What You Should Know About Dandelions

Spring dandelions in a green field under a blue sky. ra photography/E+/Getty Images

Dandelion is an herb that is beneficial from root to blossom. It is one of the most versatile and important herbs to learn about.

Latin Name

Taraxacum officinale

Common Name


USDA Hardiness Zone

Dandelion is found in virtually every zone in the US.


From partial to full sun, this hardy plant grows with little care. If harvesting the long taproot, it is useful to grow in a cultivated area.


Harvest the new greens in early spring to eat. Later in the season, harvest the larger leaves and dry them for tea. The blossoms are eaten as green buds, fully opened, the petals are harvested for jelly and tea. The root is ready once the hard frost has killed off the green parts.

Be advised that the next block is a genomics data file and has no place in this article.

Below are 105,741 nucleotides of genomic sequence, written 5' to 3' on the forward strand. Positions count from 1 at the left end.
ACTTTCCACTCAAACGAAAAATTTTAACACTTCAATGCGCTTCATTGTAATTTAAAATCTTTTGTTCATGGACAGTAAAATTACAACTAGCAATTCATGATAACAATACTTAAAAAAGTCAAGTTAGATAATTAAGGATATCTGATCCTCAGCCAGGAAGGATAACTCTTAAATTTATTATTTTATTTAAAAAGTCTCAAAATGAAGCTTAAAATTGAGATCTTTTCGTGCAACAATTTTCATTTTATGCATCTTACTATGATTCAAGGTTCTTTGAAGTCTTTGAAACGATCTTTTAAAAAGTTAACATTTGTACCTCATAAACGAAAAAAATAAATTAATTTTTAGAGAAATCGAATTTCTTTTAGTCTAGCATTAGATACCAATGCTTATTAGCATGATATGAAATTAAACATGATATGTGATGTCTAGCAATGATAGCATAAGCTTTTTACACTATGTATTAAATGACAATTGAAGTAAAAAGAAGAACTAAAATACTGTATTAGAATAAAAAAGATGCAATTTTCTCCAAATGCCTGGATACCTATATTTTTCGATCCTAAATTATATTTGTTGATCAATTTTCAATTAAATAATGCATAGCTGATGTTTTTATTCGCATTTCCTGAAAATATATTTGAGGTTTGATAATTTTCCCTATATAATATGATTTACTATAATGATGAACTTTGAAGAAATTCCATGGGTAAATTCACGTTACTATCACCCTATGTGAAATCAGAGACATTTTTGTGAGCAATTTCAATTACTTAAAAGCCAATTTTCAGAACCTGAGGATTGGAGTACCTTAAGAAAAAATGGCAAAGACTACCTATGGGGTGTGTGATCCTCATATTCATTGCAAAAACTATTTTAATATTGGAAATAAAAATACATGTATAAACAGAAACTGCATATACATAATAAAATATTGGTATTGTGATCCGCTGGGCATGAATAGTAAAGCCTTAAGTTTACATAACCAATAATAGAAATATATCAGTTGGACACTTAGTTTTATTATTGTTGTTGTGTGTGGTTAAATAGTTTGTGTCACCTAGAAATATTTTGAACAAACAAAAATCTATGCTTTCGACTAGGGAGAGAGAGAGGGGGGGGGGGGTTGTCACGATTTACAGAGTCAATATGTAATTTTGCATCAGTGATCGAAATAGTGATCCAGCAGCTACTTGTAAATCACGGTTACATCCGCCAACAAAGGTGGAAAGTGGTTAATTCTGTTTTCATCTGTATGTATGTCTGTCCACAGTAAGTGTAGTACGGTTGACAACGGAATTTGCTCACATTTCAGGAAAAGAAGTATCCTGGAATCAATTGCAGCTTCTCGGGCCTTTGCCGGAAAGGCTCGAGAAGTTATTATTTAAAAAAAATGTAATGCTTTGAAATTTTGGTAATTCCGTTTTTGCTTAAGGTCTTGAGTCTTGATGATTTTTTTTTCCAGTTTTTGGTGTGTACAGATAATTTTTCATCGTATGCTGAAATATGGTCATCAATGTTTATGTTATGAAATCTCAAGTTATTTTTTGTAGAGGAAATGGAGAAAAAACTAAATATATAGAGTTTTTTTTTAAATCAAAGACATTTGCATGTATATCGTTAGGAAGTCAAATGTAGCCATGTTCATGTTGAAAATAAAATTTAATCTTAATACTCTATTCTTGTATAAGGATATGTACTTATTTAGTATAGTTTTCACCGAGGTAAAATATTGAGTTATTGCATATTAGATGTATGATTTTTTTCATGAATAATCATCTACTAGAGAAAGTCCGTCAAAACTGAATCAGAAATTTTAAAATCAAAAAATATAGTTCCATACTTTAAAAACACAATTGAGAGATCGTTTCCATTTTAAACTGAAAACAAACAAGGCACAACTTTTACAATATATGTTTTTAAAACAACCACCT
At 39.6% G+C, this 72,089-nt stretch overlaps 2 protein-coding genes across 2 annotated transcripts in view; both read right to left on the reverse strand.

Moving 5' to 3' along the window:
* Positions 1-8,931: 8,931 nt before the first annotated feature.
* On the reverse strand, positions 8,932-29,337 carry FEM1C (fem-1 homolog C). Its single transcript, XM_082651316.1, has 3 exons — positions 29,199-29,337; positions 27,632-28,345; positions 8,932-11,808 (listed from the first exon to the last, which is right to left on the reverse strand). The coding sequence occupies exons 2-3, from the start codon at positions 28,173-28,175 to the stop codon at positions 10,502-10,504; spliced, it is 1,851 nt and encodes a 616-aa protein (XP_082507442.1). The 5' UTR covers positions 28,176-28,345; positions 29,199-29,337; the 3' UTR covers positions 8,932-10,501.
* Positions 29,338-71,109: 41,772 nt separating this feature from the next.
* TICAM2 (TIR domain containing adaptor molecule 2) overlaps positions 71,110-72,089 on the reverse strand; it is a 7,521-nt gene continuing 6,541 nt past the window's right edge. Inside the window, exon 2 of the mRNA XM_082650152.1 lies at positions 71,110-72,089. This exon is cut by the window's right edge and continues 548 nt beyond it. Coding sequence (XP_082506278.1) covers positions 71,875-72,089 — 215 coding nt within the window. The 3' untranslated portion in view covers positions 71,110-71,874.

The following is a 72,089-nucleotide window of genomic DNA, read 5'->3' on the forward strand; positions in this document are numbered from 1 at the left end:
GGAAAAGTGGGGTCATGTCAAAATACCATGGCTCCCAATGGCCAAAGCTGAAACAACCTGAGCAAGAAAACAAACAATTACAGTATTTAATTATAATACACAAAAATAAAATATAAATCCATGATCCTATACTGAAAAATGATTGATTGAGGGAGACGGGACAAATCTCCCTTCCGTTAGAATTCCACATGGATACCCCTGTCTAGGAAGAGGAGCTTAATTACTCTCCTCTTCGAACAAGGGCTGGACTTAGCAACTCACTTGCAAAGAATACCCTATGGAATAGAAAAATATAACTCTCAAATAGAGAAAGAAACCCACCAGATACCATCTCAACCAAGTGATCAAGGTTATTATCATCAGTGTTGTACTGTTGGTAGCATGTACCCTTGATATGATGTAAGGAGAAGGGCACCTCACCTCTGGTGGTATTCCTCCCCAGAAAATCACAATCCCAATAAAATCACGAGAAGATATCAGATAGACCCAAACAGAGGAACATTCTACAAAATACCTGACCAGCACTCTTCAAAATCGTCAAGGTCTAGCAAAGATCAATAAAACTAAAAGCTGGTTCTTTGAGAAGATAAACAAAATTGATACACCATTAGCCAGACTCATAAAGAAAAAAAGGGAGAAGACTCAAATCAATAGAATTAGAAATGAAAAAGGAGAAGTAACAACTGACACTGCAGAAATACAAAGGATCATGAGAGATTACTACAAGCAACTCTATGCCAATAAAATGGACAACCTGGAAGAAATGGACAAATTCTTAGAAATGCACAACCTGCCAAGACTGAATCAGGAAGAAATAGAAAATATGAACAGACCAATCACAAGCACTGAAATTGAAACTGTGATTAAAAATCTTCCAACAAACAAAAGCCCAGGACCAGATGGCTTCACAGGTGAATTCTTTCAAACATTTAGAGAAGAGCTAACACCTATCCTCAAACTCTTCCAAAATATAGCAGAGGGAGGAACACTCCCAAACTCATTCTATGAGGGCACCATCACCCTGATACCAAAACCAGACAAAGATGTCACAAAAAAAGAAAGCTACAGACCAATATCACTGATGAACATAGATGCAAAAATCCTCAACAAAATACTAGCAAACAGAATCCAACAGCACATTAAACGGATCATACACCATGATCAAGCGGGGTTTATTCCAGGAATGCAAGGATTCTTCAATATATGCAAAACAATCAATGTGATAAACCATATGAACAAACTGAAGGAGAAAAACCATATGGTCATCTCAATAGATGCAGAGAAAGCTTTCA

Dandelion is a multi-purpose herb. All parts of it are useful. From early spring, when the new leaves are steamed and eaten as a potherb, through the summer, the leaves and blossoms are harvested. In the fall, the roots are pulled after a frost. Even the white, milky sap is used as an effective wart remover.

Dandelion is a diuretic that also contains potassium. It has been used as a liver tonic. Regular harvesting will keep the dandelion from going to seed and sowing itself. This will keep the spread of cultivated dandelions out of your lawn. No matter what use you find for dandelion, this easy-growing plant is going to be a wonderful addition to your herbal garden.